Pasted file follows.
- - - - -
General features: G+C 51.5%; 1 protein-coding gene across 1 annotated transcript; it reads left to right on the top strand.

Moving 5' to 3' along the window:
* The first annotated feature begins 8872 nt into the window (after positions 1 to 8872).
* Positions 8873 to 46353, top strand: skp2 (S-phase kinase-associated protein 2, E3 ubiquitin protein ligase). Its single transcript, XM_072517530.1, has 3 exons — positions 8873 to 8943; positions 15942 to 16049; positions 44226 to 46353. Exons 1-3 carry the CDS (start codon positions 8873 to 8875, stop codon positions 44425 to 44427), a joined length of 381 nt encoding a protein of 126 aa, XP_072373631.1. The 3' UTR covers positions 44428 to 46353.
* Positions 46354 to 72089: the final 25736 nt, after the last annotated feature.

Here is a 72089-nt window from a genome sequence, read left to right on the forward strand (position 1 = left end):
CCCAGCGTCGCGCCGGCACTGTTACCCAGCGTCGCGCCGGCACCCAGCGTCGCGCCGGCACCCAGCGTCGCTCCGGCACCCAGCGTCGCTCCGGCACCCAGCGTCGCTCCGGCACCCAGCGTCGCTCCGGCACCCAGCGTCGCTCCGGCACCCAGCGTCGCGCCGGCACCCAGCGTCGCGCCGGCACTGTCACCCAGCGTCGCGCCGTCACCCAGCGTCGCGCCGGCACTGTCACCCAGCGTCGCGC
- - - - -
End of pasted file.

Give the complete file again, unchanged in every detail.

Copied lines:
General features: G+C 51.5%; 1 protein-coding gene across 1 annotated transcript; it reads left to right on the top strand.

Moving 5' to 3' along the window:
* The first annotated feature begins 8872 nt into the window (after positions 1 to 8872).
* Positions 8873 to 46353, top strand: skp2 (S-phase kinase-associated protein 2, E3 ubiquitin protein ligase). Its single transcript, XM_072517530.1, has 3 exons — positions 8873 to 8943; positions 15942 to 16049; positions 44226 to 46353. Exons 1-3 carry the CDS (start codon positions 8873 to 8875, stop codon positions 44425 to 44427), a joined length of 381 nt encoding a protein of 126 aa, XP_072373631.1. The 3' UTR covers positions 44428 to 46353.
* Positions 46354 to 72089: the final 25736 nt, after the last annotated feature.

Here is a 72089-nt window from a genome sequence, read left to right on the forward strand (position 1 = left end):
CCCAGCGTCGCGCCGGCACTGTTACCCAGCGTCGCGCCGGCACCCAGCGTCGCGCCGGCACCCAGCGTCGCTCCGGCACCCAGCGTCGCTCCGGCACCCAGCGTCGCTCCGGCACCCAGCGTCGCTCCGGCACCCAGCGTCGCTCCGGCACCCAGCGTCGCGCCGGCACCCAGCGTCGCGCCGGCACTGTCACCCAGCGTCGCGCCGTCACCCAGCGTCGCGCCGGCACTGTCACCCAGCGTCGCGC